• Clearly, you understand the importance of constructive criticism, A.E. I especially liked you mentioning “empathy.” Sometimes, we can be very graceless to each other, which is so sad.

      Thanks for your two cents.

  • Sylvie

    I agree that it’s in the how you say it that makes the difference between hurting someone and helping them.

  • Krithika Rangarajan

    Thank you, Marcy! The Golden Rule needs to be stuck to all our walls!

    Love ya

    • Exactly, Kitto.
      Most every writer has felt attacked before, so we should all try to tell each other what’s wrong with our wok in a more effective way.

  • Robert

    Let us back-space about eighty years, to DALE CARNEGIE.

    His thoughts on complaining should be a good guide. He said to begin with compliments about … and then go on to what might need improvement.

    Such as, “Your character is a good place to start, he had warmth and likeability, but he could stand some further development in dialog…” or “That is a great story line, and the plot-twist in chapter two is intriguing, but let’s look a bit closer at character development, because a stronger character might highlight the plot-twst more …”

    If we wish to become the best of critics, our goal in criticism should be to help the work to become more useful/functional/likeable as well as to help the writer develop themselves by developing the work. “You can’t have one without the other”

    • Oh yes, Robert. That’s the critique sandwich:
      * This is what I liked.
      * Here are some suggestions for improvement.
      * Ending with more praise.
      Really a great idea. Dale Carnegie was quite a man. I appreciate you reminding us of his contributions.

  • May Woodworth

    What about: Please don’t say anything unless you’re asked? Many writers are not ready to ask for help in the early stages. As you said, they can be emotionally attached to their work. Once they see lack of sales or interest in their work, they may be ready for constructive criticism, even seek it out. Good writing is a process. I like that you mention not to nip in in the bud too early.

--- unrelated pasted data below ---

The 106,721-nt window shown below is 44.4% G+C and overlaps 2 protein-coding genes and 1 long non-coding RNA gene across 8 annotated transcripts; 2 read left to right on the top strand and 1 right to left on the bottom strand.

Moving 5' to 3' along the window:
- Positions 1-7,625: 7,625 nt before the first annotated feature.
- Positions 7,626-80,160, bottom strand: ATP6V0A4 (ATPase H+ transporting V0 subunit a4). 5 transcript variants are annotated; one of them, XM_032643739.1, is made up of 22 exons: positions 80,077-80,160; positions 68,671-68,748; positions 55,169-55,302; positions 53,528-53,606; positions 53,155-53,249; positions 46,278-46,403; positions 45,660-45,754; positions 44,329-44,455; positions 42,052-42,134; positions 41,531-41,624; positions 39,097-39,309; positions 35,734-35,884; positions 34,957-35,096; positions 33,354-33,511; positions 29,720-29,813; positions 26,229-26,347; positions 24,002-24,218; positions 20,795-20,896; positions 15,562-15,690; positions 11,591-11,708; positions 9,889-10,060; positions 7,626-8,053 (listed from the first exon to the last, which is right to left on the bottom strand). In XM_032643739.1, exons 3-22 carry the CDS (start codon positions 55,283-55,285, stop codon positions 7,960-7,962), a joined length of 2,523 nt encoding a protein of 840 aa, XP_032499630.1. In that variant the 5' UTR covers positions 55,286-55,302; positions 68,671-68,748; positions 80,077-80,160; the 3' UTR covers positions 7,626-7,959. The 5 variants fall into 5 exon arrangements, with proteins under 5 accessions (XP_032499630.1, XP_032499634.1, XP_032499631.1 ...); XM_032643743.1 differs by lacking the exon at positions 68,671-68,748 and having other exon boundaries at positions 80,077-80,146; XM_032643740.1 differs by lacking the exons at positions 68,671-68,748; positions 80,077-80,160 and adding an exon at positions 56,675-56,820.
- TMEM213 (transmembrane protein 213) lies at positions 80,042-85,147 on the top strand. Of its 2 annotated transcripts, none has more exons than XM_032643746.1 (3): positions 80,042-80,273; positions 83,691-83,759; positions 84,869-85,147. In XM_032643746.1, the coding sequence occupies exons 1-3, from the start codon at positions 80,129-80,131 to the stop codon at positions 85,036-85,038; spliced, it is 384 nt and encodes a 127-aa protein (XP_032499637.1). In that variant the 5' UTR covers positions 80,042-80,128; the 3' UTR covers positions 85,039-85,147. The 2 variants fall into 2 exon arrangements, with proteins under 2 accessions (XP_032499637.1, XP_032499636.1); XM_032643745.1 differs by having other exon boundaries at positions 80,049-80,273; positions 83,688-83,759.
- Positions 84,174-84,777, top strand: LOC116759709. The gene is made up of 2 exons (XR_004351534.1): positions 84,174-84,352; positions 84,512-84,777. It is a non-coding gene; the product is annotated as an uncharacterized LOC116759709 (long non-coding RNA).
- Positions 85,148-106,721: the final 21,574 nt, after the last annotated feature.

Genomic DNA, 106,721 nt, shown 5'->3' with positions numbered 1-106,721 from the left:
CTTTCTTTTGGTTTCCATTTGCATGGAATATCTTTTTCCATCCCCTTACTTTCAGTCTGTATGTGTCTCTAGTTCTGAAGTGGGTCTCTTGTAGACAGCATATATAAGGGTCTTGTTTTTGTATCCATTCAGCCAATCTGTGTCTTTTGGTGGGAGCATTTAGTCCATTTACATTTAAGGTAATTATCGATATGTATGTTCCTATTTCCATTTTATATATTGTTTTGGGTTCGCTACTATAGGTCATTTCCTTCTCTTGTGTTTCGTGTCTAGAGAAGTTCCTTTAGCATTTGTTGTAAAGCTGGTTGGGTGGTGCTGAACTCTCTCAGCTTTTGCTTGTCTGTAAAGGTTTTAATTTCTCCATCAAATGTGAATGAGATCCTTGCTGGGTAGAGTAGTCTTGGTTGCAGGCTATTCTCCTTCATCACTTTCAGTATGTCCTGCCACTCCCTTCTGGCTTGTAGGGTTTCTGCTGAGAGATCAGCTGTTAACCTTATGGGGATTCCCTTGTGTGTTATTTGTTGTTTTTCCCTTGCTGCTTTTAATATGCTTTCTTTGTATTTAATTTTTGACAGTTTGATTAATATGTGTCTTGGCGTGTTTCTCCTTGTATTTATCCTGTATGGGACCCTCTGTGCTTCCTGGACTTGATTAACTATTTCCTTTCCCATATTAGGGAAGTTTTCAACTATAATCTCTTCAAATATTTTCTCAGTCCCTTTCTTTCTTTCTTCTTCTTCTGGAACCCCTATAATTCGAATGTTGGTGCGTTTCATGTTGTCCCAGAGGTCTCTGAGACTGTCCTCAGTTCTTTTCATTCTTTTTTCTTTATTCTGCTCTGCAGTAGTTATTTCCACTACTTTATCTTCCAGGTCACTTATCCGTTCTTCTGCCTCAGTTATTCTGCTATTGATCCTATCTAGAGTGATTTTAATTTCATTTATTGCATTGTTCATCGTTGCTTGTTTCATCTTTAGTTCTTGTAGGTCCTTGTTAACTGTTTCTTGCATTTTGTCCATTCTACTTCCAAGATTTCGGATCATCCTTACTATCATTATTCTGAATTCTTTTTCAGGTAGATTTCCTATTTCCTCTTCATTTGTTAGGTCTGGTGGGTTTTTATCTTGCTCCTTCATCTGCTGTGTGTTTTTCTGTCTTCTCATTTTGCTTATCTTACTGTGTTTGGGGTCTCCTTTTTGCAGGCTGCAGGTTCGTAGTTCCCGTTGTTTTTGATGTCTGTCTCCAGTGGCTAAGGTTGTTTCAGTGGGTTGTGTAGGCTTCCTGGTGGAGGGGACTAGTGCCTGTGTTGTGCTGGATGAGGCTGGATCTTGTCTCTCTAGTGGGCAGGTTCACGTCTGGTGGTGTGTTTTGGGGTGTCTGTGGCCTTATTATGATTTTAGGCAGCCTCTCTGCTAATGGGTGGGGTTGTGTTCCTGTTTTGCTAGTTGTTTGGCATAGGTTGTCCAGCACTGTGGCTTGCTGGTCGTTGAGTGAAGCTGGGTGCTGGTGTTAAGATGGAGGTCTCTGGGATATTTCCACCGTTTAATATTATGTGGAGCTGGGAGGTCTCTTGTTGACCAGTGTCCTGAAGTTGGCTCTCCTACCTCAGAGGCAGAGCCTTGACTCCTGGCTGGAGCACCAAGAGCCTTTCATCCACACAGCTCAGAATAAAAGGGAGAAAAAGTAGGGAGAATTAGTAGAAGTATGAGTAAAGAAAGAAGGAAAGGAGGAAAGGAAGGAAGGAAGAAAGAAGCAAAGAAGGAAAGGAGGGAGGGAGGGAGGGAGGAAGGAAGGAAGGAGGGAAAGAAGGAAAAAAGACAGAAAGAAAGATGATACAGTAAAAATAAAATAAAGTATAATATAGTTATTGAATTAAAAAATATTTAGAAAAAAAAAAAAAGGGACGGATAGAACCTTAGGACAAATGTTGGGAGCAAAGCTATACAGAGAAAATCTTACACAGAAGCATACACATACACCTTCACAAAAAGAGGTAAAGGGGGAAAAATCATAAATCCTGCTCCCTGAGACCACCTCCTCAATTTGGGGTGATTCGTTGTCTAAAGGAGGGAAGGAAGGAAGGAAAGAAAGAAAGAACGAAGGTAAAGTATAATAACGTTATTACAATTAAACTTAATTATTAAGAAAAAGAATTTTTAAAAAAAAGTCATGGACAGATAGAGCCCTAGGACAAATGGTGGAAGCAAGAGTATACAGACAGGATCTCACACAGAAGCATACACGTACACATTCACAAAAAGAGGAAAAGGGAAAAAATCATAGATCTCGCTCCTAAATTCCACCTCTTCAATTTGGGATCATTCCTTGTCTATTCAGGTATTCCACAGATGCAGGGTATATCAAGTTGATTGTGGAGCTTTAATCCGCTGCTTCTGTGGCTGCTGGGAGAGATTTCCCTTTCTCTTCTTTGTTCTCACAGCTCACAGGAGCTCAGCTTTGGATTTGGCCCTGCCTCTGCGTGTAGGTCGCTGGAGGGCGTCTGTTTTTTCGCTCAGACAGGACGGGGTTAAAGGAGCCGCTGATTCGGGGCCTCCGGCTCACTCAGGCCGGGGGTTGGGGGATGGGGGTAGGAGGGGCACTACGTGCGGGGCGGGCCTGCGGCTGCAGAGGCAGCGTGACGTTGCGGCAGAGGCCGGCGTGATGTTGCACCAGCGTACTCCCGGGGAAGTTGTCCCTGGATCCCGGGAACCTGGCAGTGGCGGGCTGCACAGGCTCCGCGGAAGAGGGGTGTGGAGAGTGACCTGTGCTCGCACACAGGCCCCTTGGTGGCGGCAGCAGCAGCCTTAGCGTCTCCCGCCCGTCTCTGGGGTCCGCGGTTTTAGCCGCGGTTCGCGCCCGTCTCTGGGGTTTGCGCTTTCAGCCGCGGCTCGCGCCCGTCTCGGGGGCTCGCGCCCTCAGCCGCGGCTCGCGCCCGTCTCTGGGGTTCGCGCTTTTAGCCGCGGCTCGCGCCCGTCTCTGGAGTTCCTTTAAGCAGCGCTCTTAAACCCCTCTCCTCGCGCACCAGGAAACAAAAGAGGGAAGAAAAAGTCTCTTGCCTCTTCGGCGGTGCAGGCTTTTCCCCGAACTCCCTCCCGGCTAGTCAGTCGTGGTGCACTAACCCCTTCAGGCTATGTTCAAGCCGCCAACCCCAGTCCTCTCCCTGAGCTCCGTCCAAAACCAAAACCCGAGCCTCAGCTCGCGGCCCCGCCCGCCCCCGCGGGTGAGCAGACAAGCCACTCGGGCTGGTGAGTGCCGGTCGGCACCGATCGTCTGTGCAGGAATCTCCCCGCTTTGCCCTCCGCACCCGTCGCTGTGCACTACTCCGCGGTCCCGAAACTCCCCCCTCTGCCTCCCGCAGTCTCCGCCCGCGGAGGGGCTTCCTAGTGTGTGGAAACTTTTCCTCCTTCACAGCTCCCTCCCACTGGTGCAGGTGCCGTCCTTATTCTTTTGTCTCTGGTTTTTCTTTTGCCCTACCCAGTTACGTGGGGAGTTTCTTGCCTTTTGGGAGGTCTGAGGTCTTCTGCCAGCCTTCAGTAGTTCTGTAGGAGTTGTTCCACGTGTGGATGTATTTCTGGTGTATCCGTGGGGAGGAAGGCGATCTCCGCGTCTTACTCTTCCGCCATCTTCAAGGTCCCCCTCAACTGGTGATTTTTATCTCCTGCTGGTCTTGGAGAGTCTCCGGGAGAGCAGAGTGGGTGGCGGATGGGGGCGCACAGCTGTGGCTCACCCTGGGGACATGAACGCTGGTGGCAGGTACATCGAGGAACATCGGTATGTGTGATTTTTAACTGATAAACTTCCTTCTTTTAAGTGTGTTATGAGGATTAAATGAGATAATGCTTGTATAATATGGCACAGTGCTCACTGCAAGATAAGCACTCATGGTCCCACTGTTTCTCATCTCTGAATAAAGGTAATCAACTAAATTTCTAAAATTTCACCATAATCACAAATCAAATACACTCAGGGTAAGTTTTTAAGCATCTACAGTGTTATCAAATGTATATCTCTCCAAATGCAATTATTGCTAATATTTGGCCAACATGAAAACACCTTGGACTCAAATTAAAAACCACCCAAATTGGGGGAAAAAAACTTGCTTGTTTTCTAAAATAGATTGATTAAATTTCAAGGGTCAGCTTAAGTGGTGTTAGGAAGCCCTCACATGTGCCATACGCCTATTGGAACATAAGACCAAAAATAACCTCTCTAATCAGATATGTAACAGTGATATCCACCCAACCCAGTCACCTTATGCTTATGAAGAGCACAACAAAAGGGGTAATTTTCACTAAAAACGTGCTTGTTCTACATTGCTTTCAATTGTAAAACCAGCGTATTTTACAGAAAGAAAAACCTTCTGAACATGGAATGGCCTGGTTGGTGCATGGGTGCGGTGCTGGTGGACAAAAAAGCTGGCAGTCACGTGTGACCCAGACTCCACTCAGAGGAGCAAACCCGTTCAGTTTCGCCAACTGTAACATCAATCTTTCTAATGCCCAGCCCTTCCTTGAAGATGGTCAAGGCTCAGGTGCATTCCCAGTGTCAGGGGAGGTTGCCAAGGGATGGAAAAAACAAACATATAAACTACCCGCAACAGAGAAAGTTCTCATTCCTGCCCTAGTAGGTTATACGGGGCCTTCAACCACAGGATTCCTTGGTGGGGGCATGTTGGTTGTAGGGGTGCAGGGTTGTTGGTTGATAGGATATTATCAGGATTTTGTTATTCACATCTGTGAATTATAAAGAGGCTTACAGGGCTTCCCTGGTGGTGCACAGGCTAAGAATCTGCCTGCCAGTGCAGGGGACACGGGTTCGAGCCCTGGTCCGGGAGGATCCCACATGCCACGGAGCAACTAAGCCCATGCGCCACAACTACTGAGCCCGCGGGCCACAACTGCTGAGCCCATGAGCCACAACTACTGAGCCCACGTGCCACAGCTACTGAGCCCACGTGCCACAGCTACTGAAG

• Brilliant, May! I didn’t even think of that – people giving their unsolicited advice. I’ve definitely known folks like that.
      Thank you for adding that to the conversation!

  • I’ve been working with a writing coach this year and she is fabulous. Always right on the mark but she says everything in a positive way. I always feel like she is evaluating my writing and not dissing what I am writing about. For example, I tend to tell more than show and she’ll often say things like, “I love this story. I really want to be there with you, want to know what the room looked like, how it smelled, what you felt like..” etc. to help me paint the scene. I think constructive criticism is a discussion about how to make a story better, and not ever saying the story isn’t good enough to tell.

    • stillmind

      When I write something that “tells”, I immediately think about the ‘show, don’t tell’ advice that we all get. Sometimes you do just have to tell. “The car drove off”, for instance. But sometimes, “his face reddened and the whites of his eyes bulged out of their sockets”, might be more effective than, “he was angry”. (OK, that’s a lot of words, but hopefully a better writer than me could be more succinct…..anyone?)